YouTube aids flat earth conspiracy theorists, research suggests

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A flat earth
Image caption,
The belief that the Earth is flat has gained ground among many conspiracy theorists

YouTube is playing a significant role in convincing some people that the Earth is flat, research suggests.

A study quizzed people at flat earth conferences and found most cited videos viewed on the site as a key influence.

They were won over by videos which claimed to amass evidence proving the Earth was not a spherical planet.

YouTube needed to do a better job of ensuring visitors get accurate information alongside such videos, said the researcher behind the study.

"There's a lot of helpful information on YouTube but also a lot of misinformation," Prof Asheley Landrum from Texas Tech University, who carried out the study, told The Guardian.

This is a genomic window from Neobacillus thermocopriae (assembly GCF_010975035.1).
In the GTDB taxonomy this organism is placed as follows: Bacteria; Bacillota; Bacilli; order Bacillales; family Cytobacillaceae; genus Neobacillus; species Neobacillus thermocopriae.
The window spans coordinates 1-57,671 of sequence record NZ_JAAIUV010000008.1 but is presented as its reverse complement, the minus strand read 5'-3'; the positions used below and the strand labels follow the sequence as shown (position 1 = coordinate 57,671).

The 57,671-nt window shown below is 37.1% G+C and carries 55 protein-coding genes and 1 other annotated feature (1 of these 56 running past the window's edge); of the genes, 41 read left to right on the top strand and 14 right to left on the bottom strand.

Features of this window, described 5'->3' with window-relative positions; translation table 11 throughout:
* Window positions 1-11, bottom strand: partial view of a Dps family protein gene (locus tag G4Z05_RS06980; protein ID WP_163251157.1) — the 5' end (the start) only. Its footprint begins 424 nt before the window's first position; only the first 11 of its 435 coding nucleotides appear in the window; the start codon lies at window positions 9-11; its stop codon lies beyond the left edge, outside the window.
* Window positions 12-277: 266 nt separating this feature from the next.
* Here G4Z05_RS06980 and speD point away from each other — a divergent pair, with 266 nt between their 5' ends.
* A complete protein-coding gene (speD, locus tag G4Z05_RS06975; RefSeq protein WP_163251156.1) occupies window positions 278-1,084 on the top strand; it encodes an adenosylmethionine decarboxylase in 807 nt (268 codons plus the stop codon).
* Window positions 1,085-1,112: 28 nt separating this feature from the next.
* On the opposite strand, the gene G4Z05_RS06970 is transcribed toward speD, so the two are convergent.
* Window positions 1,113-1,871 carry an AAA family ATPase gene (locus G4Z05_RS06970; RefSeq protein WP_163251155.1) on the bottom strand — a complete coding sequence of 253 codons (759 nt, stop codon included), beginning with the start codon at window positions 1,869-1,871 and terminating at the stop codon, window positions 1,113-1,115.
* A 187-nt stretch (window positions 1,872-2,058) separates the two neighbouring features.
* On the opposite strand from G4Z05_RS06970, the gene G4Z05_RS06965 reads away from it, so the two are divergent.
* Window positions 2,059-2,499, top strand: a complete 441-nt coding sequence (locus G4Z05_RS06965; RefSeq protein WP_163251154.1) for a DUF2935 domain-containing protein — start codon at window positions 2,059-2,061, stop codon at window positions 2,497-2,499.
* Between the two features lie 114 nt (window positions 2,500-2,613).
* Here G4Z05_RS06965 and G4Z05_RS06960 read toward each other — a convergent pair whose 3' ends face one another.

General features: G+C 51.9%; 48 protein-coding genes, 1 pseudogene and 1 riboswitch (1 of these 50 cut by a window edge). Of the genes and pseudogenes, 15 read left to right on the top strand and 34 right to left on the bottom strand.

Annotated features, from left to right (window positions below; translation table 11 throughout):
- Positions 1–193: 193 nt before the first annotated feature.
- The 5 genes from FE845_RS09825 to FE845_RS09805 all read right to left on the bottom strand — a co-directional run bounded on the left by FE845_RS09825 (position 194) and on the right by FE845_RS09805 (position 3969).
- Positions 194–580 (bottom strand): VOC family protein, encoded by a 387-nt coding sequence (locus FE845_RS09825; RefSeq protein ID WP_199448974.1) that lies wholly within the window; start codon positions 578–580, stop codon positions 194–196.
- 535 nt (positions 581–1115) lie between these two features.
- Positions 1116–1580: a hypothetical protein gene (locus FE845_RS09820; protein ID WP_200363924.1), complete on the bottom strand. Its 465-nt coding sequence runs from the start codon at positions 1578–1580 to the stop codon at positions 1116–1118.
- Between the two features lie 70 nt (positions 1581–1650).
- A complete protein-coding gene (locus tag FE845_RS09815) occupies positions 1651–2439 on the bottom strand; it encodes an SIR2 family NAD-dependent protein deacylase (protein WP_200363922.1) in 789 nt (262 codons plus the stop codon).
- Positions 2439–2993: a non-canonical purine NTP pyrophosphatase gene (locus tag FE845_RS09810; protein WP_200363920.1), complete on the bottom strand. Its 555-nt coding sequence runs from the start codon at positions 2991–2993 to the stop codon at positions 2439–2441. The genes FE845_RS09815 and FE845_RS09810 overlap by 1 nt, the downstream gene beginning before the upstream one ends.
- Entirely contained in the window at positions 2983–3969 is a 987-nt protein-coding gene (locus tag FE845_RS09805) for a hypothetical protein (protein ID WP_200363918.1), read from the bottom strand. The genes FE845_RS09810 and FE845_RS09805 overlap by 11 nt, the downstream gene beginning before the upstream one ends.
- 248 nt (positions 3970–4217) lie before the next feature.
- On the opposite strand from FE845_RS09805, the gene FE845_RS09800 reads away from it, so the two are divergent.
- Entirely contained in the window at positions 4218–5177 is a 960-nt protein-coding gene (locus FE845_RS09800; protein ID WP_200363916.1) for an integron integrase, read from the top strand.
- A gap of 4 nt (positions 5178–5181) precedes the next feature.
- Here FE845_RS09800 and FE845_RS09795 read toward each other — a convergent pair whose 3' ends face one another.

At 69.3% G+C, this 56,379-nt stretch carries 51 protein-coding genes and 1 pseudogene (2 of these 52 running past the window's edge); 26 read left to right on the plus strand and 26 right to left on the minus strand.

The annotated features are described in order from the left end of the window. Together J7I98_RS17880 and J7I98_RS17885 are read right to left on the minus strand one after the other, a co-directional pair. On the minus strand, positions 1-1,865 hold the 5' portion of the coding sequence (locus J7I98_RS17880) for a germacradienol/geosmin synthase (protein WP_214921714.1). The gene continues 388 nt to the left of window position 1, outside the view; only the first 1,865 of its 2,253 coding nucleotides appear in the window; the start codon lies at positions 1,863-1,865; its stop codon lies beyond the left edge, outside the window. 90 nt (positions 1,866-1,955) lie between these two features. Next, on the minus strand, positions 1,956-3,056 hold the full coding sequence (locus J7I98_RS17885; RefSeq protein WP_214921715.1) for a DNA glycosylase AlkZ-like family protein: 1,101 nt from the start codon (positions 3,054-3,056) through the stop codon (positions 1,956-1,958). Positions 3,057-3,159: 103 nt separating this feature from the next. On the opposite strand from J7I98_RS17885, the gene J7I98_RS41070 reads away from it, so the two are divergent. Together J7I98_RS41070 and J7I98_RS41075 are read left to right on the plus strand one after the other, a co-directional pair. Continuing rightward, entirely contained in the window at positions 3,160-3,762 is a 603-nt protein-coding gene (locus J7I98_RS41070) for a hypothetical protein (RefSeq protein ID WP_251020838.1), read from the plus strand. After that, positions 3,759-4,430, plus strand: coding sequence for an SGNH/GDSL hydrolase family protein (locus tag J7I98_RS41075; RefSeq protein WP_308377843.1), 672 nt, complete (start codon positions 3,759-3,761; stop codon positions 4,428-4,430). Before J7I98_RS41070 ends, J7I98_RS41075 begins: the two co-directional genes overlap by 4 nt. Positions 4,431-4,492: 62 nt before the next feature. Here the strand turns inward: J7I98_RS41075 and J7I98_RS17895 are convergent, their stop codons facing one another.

The algorithms the site used to guide people to topics they might be interested in made it easy to "end up down the rabbit hole" of misinformation, said Prof Landrum.

"Believing the Earth is flat is of itself is not necessarily harmful, but it comes packaged with a distrust in institutions and authority more generally," she added.

The study involved interviews with 30 attendees at two conferences.

Questioning revealed YouTube had suggested the flat earth videos after attendees had watched other clips at home about conspiracy theories.

Some said they only watched the videos to criticise them but were won over by the arguments being advanced. The results from Prof Landrum's study were presented at the annual meeting of the Association for the Advancement of Science this weekend.

Prof Landrum said there was a need for scientists and science advocates to produce their own YouTube videos that answered and debunked the claims of flat earthers and conspiracy theorists.

"The only tool we have to battle misinformation is to try and overwhelm it with better information," said Prof Landrum.